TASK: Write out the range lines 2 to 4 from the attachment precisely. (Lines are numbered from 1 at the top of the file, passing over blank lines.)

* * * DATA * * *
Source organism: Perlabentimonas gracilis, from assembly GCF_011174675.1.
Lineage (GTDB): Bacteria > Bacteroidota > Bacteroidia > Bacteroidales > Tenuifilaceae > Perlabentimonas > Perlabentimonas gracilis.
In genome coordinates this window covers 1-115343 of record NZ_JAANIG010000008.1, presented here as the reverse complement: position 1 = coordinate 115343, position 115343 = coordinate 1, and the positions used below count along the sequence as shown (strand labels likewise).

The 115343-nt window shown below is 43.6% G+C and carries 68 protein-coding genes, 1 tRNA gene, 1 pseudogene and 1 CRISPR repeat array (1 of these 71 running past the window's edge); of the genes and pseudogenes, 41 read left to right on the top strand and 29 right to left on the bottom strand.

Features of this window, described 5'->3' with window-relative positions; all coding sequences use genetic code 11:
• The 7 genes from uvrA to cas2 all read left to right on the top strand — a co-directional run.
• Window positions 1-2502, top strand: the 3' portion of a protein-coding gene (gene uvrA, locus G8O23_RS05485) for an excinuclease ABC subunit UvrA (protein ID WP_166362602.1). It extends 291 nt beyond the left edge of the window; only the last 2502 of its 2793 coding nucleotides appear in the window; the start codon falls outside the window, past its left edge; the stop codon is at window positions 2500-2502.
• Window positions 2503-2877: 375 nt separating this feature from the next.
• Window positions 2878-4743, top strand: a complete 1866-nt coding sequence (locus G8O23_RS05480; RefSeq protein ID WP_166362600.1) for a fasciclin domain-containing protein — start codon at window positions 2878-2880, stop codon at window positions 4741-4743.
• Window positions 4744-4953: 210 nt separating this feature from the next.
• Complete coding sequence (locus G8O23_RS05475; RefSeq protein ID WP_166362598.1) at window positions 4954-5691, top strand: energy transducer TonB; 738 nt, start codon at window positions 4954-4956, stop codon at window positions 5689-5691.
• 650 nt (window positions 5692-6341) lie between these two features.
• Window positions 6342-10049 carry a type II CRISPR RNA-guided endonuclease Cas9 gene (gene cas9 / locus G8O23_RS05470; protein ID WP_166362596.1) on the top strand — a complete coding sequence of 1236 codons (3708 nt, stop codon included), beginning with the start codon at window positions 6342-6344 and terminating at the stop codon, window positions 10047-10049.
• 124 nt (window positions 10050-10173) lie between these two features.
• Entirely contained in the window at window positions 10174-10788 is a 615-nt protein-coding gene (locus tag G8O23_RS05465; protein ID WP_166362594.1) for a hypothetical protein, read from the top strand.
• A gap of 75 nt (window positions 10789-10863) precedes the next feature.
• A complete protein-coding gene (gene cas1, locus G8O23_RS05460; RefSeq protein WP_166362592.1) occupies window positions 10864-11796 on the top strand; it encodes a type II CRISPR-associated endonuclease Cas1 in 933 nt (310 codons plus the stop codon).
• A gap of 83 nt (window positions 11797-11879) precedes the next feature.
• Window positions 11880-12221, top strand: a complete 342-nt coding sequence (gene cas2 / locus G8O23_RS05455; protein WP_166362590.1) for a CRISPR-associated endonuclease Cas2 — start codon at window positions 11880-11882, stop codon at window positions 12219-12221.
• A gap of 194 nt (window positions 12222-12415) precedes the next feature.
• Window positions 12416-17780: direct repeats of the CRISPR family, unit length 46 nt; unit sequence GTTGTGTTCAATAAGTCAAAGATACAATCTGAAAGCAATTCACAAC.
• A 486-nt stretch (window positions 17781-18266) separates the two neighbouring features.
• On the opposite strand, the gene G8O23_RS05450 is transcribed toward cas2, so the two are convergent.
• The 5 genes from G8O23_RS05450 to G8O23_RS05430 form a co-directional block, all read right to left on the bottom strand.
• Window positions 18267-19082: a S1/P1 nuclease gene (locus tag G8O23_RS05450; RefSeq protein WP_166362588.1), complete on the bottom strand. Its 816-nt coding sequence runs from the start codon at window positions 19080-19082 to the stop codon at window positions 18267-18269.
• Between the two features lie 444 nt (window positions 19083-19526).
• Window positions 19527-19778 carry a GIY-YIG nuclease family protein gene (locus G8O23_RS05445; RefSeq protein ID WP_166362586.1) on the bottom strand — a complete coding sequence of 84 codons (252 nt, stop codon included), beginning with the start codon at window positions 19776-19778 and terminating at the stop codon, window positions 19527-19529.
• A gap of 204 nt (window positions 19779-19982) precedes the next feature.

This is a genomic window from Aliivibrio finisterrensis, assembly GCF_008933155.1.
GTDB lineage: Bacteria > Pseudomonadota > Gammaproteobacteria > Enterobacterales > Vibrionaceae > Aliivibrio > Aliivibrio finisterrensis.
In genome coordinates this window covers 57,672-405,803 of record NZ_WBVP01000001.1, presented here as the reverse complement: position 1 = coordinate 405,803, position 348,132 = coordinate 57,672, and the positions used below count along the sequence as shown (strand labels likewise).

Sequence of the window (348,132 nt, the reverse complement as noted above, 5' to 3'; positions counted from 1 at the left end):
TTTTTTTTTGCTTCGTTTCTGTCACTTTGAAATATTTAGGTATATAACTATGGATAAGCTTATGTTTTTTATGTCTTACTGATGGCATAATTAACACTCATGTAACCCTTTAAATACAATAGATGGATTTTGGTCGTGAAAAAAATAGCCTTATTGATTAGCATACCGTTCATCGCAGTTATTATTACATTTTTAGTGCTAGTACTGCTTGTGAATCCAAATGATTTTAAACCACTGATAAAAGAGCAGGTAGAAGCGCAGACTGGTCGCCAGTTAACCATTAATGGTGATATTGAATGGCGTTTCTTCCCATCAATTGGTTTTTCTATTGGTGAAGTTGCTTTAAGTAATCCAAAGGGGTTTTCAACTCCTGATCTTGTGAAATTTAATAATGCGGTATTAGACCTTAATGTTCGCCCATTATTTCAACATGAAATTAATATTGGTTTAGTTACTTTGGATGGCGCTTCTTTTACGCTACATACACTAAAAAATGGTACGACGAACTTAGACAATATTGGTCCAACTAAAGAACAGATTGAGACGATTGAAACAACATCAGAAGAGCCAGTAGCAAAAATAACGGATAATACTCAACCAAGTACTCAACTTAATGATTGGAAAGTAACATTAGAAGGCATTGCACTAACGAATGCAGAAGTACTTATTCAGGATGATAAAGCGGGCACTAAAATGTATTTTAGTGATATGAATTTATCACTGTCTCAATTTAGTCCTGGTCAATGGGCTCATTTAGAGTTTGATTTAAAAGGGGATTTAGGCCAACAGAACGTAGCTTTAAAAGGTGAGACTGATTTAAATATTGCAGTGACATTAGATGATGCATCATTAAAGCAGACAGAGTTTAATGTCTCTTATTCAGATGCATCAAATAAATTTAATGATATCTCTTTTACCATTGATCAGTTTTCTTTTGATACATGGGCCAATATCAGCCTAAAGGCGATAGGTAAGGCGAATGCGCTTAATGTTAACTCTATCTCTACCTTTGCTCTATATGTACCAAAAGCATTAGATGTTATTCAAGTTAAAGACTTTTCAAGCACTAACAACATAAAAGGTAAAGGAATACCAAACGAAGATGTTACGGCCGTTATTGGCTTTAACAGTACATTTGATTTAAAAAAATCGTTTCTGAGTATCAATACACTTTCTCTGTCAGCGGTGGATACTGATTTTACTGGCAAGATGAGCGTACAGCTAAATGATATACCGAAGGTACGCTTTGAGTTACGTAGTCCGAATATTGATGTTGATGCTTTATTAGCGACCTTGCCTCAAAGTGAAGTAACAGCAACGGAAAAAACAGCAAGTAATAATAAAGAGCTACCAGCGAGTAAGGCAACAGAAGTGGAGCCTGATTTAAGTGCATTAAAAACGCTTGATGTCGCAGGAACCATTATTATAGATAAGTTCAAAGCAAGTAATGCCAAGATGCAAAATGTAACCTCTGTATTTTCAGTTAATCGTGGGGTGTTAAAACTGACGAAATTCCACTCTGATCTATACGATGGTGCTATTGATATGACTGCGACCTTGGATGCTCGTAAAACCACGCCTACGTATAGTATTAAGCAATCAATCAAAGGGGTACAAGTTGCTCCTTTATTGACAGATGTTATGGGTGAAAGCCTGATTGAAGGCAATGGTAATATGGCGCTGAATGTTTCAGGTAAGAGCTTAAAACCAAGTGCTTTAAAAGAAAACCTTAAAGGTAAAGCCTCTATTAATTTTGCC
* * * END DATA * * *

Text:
Lineage (GTDB): Bacteria > Bacteroidota > Bacteroidia > Bacteroidales > Tenuifilaceae > Perlabentimonas > Perlabentimonas gracilis.
In genome coordinates this window covers 1-115343 of record NZ_JAANIG010000008.1, presented here as the reverse complement: position 1 = coordinate 115343, position 115343 = coordinate 1, and the positions used below count along the sequence as shown (strand labels likewise).

The 115343-nt window shown below is 43.6% G+C and carries 68 protein-coding genes, 1 tRNA gene, 1 pseudogene and 1 CRISPR repeat array (1 of these 71 running past the window's edge); of the genes and pseudogenes, 41 read left to right on the top strand and 29 right to left on the bottom strand.